We can get a sense of the significance of these impacts by looking at the evolution of design rule checking (DRC) across the process nodes (Figure 7). With each new target, the total number of design rules required for sign-off increases dramatically. Equally noticeable is the increase in the number of DRC operations required to implement these rules, reflecting their increased complexity.
When these DRC increases are taken into accounted for alongside those related to increases in the number of layers, the physical sizes of the chips, and the total geometry data, we can better appreciate their combined effect on the computing requirements for each node (Figure 8).
Meanwhile, as the computational burden increases, so does that for human resources. With ever-increasing complex designs, the number of designers needed for both analog/custom and digital implementation grows when moving to advanced nodes. In analog/custom designs, staffing need is being driven by the rapidly growing number of AMS blocks in an SoC, the increasing number of complex circuits in nm-node analog, more power-saving modes, and so on. Over the last 5 years, one has then commonly heard of 50% node-over-node IP designer staffing increases.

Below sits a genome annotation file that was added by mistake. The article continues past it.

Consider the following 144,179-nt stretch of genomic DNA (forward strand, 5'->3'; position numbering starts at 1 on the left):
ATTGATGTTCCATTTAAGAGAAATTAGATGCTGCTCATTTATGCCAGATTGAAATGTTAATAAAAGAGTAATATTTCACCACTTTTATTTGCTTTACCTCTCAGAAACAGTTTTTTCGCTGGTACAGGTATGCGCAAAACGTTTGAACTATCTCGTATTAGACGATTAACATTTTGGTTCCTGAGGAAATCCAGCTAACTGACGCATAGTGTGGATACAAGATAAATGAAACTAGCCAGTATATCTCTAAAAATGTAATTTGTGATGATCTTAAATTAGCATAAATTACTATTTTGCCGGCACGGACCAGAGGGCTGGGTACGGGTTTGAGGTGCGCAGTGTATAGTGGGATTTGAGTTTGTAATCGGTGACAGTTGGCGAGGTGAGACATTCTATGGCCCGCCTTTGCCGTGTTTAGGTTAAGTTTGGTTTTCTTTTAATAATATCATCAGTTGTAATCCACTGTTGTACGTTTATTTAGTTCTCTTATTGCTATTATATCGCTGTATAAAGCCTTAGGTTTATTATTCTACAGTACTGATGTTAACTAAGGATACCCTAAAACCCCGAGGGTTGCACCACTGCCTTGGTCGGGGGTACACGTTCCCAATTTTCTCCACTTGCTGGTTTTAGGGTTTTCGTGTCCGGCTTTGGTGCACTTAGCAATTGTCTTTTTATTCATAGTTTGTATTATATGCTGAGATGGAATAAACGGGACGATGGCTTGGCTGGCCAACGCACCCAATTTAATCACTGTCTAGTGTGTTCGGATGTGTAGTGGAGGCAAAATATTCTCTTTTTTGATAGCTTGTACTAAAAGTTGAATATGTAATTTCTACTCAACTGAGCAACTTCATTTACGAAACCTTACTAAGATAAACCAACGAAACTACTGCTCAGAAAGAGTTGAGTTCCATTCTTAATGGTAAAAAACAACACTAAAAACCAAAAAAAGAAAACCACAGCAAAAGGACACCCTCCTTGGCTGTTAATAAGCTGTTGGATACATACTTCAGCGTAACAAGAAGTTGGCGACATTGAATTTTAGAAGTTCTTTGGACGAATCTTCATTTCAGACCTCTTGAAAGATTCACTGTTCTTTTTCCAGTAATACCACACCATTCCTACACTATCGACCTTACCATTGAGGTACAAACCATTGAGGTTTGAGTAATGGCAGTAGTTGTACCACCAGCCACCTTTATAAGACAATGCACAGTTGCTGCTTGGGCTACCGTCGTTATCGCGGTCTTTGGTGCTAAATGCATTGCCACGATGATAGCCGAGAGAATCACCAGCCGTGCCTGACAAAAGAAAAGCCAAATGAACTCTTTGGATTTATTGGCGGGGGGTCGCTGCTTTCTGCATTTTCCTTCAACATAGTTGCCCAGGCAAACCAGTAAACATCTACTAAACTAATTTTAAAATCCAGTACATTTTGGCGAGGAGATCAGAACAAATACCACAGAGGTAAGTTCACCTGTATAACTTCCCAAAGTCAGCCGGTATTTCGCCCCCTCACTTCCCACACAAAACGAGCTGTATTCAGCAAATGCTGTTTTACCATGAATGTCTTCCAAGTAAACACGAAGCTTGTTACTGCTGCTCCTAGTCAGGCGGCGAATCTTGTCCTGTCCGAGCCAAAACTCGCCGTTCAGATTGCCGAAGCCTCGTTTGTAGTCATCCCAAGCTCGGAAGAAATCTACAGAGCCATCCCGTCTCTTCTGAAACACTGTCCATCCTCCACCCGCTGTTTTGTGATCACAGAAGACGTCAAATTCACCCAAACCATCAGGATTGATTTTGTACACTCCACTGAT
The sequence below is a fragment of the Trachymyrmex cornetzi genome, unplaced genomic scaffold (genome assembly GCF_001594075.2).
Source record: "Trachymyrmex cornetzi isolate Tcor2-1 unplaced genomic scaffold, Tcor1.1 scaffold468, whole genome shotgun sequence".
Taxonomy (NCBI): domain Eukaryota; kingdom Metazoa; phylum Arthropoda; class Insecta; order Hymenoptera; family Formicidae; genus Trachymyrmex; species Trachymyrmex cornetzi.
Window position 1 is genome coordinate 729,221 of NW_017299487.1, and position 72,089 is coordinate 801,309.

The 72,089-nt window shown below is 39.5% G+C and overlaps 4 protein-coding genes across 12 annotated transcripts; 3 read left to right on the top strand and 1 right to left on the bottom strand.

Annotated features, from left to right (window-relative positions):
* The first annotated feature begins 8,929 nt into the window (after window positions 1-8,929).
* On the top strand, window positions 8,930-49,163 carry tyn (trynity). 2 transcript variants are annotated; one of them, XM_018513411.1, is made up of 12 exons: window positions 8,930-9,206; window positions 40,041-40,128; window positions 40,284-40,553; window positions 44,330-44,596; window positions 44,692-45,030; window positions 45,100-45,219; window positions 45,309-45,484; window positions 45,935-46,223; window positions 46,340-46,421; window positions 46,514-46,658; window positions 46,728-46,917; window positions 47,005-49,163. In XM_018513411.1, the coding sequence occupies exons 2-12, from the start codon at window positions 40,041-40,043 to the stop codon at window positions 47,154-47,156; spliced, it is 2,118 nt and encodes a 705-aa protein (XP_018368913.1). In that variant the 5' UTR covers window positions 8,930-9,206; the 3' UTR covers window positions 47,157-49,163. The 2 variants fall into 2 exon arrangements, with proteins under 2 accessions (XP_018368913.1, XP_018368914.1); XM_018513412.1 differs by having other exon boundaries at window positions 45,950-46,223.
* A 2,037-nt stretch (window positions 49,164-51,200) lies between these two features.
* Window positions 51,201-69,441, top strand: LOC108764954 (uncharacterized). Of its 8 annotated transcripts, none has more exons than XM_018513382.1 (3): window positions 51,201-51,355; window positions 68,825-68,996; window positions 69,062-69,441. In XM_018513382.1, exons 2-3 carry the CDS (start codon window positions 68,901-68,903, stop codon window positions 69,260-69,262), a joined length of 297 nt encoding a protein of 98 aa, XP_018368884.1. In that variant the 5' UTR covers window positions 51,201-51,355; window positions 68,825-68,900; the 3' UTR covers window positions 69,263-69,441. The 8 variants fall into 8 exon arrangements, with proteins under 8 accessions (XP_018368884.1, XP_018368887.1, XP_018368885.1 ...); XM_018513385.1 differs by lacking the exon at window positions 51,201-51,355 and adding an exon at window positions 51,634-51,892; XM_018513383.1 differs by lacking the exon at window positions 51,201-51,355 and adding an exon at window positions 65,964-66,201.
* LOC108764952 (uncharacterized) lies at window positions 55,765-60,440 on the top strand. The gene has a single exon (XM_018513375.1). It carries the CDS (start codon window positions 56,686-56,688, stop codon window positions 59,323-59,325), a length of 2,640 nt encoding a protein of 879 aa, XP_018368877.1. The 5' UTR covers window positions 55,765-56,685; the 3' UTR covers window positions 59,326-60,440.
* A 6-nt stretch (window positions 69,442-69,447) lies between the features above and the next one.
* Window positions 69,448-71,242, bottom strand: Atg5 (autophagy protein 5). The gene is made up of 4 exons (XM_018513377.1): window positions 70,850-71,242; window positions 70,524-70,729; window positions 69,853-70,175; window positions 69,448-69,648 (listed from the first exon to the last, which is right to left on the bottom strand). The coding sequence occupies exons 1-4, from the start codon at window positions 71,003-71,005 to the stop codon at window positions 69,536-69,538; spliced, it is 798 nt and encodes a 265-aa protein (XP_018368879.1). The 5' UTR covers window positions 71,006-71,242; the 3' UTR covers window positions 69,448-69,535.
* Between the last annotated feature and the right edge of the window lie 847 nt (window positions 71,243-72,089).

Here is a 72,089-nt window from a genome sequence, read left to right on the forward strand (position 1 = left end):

Tool and hardware performance costs
The costs associated with physical verification tools are often measured solely on the basis of completing full-chip verification in what the user considers a reasonable runtime. While faster processing of design rules on faster hardware is essential, even that may not be enough to achieve an acceptable runtime unless combined with efficient hardware scaling and distributed processing across multiple CPUs. However runtime is determined, continuous performance enhancement and efficient hardware scaling (i.e., more resources) are critical to meeting runtime goals at all nodes, but especially at advanced ones.
While verification tool platform developers continuously improve the speed and efficiency of their engines, enhance flows, and partner with the foundries to optimize manufacturing rule decks, an exponential node-over-node increase in the computational requirement means scaling up farms is the only remaining means of maintaining constant turnaround times (Figure 9). Depending on design size and runtime targets, tools that can scale up to thousands of cores will operate with greater efficiency.
EDA companies work closely with foundries to understand the technological requirements of each node and ensure the core verification functions in the tools work with the decks as the industry moves forward. This helps ensure customers can confidently port their existing installations to new versions that have the necessary functionality and performance for the new node. Design companies that use the same verification tools as their foundry’s ‘plan of record’ toolset can even move ahead with new process node designs without waiting for tool qualification.